Racism, the school and African education in colonial Kenya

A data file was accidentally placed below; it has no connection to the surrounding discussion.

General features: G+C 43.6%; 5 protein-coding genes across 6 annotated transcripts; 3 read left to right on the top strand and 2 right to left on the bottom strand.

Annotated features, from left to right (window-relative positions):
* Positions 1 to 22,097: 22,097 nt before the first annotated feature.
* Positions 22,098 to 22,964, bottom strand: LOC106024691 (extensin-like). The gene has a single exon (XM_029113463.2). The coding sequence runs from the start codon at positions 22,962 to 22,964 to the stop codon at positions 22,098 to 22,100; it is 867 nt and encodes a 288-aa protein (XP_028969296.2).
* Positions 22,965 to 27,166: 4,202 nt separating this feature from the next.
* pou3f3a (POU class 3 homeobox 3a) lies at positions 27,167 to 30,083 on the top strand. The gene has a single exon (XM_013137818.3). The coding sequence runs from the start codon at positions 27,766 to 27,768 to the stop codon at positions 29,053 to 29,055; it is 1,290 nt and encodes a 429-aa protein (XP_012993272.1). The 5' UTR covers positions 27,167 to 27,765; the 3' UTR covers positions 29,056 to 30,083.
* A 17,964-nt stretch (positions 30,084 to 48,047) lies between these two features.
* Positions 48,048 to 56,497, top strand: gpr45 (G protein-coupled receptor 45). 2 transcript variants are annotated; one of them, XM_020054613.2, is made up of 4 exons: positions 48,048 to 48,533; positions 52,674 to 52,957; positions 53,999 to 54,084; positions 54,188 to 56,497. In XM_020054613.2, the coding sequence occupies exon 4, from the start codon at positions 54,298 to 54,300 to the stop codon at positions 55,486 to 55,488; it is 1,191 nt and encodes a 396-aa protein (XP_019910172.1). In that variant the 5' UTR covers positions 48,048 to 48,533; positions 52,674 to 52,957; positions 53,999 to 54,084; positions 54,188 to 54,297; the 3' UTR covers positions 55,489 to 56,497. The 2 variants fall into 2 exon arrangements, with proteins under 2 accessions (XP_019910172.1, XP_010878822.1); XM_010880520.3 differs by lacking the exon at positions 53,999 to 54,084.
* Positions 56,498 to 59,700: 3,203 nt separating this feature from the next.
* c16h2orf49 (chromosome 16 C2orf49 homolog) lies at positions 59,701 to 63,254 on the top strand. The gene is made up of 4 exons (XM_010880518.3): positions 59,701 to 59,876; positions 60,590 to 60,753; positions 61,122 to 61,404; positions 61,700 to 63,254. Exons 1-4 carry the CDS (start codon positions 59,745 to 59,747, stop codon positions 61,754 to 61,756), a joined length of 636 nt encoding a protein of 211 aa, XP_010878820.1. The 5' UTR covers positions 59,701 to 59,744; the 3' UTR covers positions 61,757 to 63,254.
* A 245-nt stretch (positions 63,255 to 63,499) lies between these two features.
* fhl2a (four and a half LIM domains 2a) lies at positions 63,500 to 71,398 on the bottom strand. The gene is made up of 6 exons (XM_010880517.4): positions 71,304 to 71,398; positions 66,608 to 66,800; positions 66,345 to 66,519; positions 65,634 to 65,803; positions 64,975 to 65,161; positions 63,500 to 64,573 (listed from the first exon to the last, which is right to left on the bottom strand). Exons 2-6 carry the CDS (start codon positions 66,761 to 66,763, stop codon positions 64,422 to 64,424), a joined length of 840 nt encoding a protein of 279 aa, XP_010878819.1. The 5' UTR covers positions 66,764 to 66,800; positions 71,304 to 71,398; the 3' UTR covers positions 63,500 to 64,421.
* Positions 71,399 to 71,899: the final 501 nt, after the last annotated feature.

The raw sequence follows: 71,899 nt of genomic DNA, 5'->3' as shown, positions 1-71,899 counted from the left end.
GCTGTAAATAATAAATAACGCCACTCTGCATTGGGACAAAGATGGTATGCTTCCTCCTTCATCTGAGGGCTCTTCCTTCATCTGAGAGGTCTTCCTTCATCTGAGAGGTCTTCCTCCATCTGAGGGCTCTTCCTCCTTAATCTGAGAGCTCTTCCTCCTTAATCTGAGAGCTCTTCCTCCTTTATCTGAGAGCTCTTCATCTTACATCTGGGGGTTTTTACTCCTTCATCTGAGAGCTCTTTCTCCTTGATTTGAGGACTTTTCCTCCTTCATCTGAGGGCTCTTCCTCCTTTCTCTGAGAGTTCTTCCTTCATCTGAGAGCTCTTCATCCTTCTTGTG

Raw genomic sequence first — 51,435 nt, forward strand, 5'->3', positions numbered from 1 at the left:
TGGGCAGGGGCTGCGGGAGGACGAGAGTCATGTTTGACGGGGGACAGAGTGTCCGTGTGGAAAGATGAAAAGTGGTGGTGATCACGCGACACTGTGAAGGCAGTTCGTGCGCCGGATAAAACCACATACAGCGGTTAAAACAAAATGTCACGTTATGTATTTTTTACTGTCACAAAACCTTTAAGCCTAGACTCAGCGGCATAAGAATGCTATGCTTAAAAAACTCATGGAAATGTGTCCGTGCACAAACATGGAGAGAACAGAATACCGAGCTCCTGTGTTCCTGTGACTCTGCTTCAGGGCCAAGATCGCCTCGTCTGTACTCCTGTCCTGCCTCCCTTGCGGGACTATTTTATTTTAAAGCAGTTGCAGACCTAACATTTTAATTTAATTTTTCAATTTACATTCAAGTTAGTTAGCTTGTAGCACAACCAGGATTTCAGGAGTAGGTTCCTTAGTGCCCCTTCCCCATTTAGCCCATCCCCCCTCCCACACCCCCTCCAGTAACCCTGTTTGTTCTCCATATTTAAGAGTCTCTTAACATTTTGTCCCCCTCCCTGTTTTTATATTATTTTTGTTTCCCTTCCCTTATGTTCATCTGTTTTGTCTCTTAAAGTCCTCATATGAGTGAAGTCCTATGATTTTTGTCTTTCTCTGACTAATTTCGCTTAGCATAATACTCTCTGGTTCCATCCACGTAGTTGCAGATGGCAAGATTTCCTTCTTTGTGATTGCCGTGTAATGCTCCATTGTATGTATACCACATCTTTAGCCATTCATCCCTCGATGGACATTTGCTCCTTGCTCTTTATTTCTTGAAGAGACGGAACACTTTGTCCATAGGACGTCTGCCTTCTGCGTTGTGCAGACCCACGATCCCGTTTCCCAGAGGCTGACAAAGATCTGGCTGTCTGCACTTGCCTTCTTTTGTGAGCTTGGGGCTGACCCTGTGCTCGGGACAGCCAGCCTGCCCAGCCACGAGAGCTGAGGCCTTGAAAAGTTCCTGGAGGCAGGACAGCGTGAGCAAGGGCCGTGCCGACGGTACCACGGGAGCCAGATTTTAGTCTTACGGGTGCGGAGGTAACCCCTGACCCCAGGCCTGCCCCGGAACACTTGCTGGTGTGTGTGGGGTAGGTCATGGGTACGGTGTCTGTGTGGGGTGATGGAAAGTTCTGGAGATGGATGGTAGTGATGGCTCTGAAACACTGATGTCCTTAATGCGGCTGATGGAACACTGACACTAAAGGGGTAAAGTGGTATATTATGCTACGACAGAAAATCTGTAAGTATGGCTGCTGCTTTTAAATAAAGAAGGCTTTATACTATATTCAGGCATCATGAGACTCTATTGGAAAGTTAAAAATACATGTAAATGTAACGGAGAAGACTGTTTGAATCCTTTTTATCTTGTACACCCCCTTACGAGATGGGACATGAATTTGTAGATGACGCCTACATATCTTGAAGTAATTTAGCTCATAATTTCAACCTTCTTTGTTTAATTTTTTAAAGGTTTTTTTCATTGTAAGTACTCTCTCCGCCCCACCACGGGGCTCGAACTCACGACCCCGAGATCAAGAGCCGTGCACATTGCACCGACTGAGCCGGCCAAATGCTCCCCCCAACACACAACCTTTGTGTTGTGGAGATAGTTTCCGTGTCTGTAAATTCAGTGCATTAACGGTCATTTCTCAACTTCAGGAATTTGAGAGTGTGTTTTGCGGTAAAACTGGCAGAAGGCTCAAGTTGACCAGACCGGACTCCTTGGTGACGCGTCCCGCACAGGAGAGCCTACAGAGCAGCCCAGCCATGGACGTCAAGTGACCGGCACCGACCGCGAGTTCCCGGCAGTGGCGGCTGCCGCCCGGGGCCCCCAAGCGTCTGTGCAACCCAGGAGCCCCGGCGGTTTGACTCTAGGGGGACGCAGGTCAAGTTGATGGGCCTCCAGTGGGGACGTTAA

The curriculum in Kenya, as it was developed by the colonial authorities and the missionaries, was meant to reproduce the power structure established by the British administration. Overt evidence for this will be found in the official and taught curricula including programmes and courses. The aspects of the hidden curriculum which support the view of the effect of schooling as reproducing the power structure will also be explored. This will include such items as language of instruction, British attitudes towards the beliefs of the Kenyans, financial expenditures, availability of educational opportunities, participation by the Kenyans in educational decisions. One of the racist suppositions on the part of the authorities was that most Africans would quickly accept their position. It will be shown that this was not so and that there was a movement among the more politically aware Kikuyu to modify or change the education system. In this context, then, the Africans and the curriculum are viewed in an interactive context and the schools are seen as performing a 'potentially transformative' function.